Kids make it look so easy: They fall down, laugh, get up, dust themselves off and happily get right back to whatever it was they were doing before they took a spill. But for adults, losing our balance isn’t quite so much fun.
Beginning in our 30s, our sense of balance can start to decline, and the associated risks increase with age: Falls among older adults cost the U.S. health care system $30 billion annually, according to the Centers for Disease Control and Prevention. Every year, one in three adults over 65 falls, with up to 30% suffering injuries that limit mobility. The good news, though, is that there are plenty of steps you can take to preserve and improve your balance.
The ABCs of stability
Simply put, “balance is the body’s ability to maintain equilibrium, whether you’re sitting, standing or moving,” says Marilyn Moffat, a professor of physical therapy at New York University and co-author of “Age-Defying Fitness”(Peachtree, 2006).
As accustomed as we are to standing, walking, even kicking back in our dining chairs, these actions require the involvement of a surprising number of bodily systems just to avoid devolving into a slapstick routine. Balance calls for the intricate coordination of the brain, the eyes, the musculoskeletal system and the inner ear’s vestibular system (which governs the sense of spatial orientation). Sensors in our knees and ankles, for instance, are fine-tuned to help us gauge the texture and grade of the ground we walk on and trigger us to adjust our steps accordingly. (Think of that sensation of stepping onto ice - and being able to right yourself in a nanosecond.)
But if joints become compromised for any reason - weakness, injury, arthritis - balance suffers. (The concern is greater when osteoporosis is involved, since a fall is more likely to lead to broken bones.) Even the way a lot of us sit at work, hunched over a keyboard, can cause us to walk with our heads pitched forward and our shoulders rounded, and can upset our balance and up the risk of falling, Moffat says.
Balance can decline more rapidly when linked to dizziness resulting from any number of conditions, such as inner-ear infections, brain trauma, autoimmune disorders and some- times even antibiotics that can be toxic to the inner ear. And vestibular migraines are “one of the most common causes of dizziness,” says Dr. David Friedland, director of the hearing and balance center of the Medical College of Wisconsin, in Milwaukee.
Afflicting far more women than men, these headaches are characterized by sensitivity to light and vertigo - a feeling of dizziness that tampers with your sense of balance. (They’re frequently misdiagnosed as benign paroxysmal positional vertigo, or BPPV, which can follow a head injury and temporarily causes a sense of spinning and unsteadiness.) The mere act of forgetting to put on your glasses can set you up for a fall, too: People who neglect to wear their glasses have significantly worse balance than people with normal vision.
If you experience any of these symptoms or notice long episodes of dizziness or unsteadiness, Friedland recommends checking in with your primary-care physician.
Improving your balance isn’t that tricky. Indeed, many personal trainers recommend factoring it into your workouts, since they consider stability indispensable to physical fitness. Yoga, for instance, is a great form of exercise that builds flexibility, strength and balance by requiring people to remain stable in standing positions - such as the one-footed tree pose - and also to “move dynamically from one pose to the next,” says Michele Kehrer, director of LifeStyle Physical Therapy & Balance Center, in Chicago. When you practice yoga, she adds, “your brain and body have to be working together, so it really strengthens your vestibular system.”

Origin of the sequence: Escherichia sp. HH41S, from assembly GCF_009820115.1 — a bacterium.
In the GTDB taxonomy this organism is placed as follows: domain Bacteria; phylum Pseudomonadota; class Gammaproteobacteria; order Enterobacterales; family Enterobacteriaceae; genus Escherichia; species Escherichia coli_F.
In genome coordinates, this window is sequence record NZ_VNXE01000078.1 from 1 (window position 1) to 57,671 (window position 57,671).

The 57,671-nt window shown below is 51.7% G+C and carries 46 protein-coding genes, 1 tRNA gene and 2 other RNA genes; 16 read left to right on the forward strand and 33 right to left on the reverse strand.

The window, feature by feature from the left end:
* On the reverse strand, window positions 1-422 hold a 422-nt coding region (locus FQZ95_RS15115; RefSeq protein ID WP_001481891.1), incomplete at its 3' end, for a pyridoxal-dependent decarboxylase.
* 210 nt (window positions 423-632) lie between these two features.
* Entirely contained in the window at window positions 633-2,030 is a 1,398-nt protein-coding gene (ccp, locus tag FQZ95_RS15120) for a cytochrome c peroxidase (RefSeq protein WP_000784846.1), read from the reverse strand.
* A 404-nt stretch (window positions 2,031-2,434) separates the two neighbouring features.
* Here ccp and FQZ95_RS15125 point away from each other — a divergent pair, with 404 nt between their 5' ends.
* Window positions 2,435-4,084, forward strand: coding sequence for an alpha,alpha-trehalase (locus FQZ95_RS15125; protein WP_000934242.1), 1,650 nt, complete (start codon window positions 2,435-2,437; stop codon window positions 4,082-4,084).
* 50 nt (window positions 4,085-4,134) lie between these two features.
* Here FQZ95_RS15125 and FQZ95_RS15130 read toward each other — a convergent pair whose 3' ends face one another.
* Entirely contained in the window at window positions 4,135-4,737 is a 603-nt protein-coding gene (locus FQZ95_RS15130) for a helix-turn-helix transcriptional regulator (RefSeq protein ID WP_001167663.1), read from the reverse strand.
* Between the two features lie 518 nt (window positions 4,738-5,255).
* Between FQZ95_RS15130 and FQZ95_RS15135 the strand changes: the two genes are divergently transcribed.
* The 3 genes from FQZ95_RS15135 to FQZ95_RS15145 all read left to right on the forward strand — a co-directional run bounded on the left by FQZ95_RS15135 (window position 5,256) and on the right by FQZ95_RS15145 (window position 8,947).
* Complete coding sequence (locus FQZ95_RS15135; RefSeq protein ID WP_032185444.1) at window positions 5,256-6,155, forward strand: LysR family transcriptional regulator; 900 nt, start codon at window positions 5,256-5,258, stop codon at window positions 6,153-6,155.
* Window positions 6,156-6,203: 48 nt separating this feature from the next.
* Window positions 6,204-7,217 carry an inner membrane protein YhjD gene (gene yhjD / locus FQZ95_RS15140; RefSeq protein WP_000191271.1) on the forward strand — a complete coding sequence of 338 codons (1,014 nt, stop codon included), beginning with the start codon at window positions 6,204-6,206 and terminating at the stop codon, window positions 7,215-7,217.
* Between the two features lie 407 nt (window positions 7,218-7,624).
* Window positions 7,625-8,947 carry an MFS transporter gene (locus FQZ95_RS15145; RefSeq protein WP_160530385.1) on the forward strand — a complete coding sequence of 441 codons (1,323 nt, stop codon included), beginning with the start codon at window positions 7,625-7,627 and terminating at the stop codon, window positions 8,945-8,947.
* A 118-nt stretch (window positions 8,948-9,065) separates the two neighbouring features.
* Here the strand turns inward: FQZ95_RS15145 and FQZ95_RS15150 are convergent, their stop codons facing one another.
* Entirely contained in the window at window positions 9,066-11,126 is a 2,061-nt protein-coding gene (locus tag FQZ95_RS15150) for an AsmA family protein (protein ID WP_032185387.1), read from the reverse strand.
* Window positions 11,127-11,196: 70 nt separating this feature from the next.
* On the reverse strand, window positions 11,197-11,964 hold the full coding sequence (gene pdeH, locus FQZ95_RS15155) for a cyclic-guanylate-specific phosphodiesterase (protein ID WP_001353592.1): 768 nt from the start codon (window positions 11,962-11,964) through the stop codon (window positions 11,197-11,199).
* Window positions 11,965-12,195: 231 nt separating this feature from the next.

Pilates promotes balance, too, since it builds core strength, which we draw on constantly to stay upright, explains NYU’s Moffat. Trainers and physical therapists also steer clients to tai chi, which numerous studies have shown to improve balance; it’s been linked to a reduced incidence of falls in seniors and has been an especially effective balance-improving exercise for people with Parkinson’s disease. Even working out on the Wii Fit balance board is promising for older adults, according to a small study at Bucknell University.
This summer, you might also consider a workout on a stand-up paddleboard, or SUP. The activity entails standing on an oversize surfboard in water - be it the ocean, a lake or even a pool - and propelling it with a long oar. (World-famous surfer Laird Hamilton showed me how to paddleboard!) “Women students are always telling me that they want to improve their balance while doing something that’s fun. Since you’re standing on a stable board atop the unstable surface of the water, you’re always forced to do minor adjustments with your feet, core muscles and torso to keep in balance,” says personal trainer Dylan Engberg, founder of Stand-Up Paddle Denver. “I liken learning SUP to learning to ride a bike. Once you find your point of balance and get the wobbles out, the sky’s the limit.”
“Nobody was born walking on a tightrope,” says balance expert Friedland. But with practice, “a person can improve her balance system to a point where she can walk a thin wire.”
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